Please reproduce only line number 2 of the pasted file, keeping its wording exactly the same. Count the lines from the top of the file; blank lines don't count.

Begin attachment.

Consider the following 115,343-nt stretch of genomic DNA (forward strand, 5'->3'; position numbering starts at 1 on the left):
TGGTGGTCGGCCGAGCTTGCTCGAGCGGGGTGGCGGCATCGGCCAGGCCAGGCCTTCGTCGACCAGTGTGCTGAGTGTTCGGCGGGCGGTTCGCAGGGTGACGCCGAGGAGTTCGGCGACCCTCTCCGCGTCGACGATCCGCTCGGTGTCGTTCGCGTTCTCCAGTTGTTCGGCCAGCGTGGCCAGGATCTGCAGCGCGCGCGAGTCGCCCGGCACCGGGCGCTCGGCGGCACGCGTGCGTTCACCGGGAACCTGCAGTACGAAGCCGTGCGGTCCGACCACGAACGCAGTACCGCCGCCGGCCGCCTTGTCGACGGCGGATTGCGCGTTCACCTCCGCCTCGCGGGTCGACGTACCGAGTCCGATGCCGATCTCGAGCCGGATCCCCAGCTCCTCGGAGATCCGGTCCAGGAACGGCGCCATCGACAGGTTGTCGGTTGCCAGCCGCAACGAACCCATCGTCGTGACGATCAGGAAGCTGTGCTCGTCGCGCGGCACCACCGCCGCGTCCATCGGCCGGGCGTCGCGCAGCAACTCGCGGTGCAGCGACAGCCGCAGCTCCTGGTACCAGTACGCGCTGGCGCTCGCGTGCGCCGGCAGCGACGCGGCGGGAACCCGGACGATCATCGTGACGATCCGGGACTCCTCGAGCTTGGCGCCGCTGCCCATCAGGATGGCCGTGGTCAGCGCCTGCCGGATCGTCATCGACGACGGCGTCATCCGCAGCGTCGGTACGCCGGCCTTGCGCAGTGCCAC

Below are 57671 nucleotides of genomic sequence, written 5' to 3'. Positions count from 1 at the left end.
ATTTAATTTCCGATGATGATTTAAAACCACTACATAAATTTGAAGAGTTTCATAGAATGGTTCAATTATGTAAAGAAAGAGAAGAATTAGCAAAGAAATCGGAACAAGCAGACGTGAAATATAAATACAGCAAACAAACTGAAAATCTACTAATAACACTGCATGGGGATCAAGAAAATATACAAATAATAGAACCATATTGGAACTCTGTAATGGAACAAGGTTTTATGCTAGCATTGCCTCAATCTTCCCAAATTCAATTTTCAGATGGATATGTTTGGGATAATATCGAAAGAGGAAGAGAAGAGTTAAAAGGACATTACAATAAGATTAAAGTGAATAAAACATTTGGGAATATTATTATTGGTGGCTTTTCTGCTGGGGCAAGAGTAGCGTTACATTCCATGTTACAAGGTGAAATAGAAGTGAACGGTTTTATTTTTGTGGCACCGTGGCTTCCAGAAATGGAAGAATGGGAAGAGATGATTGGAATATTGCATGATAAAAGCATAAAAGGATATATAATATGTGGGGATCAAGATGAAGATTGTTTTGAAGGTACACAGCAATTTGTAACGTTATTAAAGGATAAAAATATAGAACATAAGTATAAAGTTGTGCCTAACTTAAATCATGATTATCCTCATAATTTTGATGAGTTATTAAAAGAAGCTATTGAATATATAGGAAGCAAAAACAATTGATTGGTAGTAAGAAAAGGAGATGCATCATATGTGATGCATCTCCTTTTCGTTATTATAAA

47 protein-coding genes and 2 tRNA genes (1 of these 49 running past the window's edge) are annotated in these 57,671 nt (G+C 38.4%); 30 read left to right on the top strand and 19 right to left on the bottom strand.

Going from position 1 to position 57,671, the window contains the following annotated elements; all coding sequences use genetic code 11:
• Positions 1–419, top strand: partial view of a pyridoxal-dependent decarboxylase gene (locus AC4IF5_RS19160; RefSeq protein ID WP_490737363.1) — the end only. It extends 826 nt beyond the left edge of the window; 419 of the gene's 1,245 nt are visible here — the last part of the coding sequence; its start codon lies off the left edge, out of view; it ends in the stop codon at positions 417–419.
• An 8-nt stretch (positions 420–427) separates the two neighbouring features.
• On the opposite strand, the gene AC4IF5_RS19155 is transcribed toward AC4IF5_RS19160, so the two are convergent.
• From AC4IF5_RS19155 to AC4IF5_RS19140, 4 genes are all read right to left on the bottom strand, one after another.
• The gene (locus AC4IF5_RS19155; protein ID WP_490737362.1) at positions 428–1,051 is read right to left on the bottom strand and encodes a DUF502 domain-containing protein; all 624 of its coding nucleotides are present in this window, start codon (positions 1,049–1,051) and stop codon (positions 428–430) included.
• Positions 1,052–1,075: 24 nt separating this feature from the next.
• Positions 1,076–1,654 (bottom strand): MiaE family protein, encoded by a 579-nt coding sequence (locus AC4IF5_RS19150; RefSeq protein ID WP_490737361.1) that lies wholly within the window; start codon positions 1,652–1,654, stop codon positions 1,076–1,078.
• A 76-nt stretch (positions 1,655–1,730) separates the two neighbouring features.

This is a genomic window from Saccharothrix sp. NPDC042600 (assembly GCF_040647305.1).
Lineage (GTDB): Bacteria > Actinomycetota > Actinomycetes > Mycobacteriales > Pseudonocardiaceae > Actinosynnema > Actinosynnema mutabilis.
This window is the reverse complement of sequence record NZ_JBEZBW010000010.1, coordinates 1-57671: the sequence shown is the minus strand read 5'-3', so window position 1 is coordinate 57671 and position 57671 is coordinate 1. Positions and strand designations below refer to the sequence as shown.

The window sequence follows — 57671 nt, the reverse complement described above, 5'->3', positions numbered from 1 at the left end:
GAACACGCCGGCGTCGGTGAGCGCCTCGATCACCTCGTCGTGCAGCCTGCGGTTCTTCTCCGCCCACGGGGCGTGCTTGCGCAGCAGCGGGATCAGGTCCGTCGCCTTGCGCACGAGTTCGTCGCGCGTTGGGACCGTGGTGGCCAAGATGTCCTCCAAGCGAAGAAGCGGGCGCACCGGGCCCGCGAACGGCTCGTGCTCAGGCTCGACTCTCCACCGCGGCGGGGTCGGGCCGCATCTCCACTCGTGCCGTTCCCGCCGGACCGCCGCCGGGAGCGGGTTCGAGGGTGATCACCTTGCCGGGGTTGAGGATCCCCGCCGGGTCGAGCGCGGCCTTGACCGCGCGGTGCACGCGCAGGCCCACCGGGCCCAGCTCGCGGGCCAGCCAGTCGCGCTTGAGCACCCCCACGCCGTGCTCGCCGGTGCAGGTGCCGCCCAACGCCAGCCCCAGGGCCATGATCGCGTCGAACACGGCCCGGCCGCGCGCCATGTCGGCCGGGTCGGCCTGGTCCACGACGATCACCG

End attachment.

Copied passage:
TGGTGGTCGGCCGAGCTTGCTCGAGCGGGGTGGCGGCATCGGCCAGGCCAGGCCTTCGTCGACCAGTGTGCTGAGTGTTCGGCGGGCGGTTCGCAGGGTGACGCCGAGGAGTTCGGCGACCCTCTCCGCGTCGACGATCCGCTCGGTGTCGTTCGCGTTCTCCAGTTGTTCGGCCAGCGTGGCCAGGATCTGCAGCGCGCGCGAGTCGCCCGGCACCGGGCGCTCGGCGGCACGCGTGCGTTCACCGGGAACCTGCAGTACGAAGCCGTGCGGTCCGACCACGAACGCAGTACCGCCGCCGGCCGCCTTGTCGACGGCGGATTGCGCGTTCACCTCCGCCTCGCGGGTCGACGTACCGAGTCCGATGCCGATCTCGAGCCGGATCCCCAGCTCCTCGGAGATCCGGTCCAGGAACGGCGCCATCGACAGGTTGTCGGTTGCCAGCCGCAACGAACCCATCGTCGTGACGATCAGGAAGCTGTGCTCGTCGCGCGGCACCACCGCCGCGTCCATCGGCCGGGCGTCGCGCAGCAACTCGCGGTGCAGCGACAGCCGCAGCTCCTGGTACCAGTACGCGCTGGCGCTCGCGTGCGCCGGCAGCGACGCGGCGGGAACCCGGACGATCATCGTGACGATCCGGGACTCCTCGAGCTTGGCGCCGCTGCCCATCAGGATGGCCGTGGTCAGCGCCTGCCGGATCGTCATCGACGACGGCGTCATCCGCAGCGTCGGTACGCCGGCCTTGCGCAGTGCCAC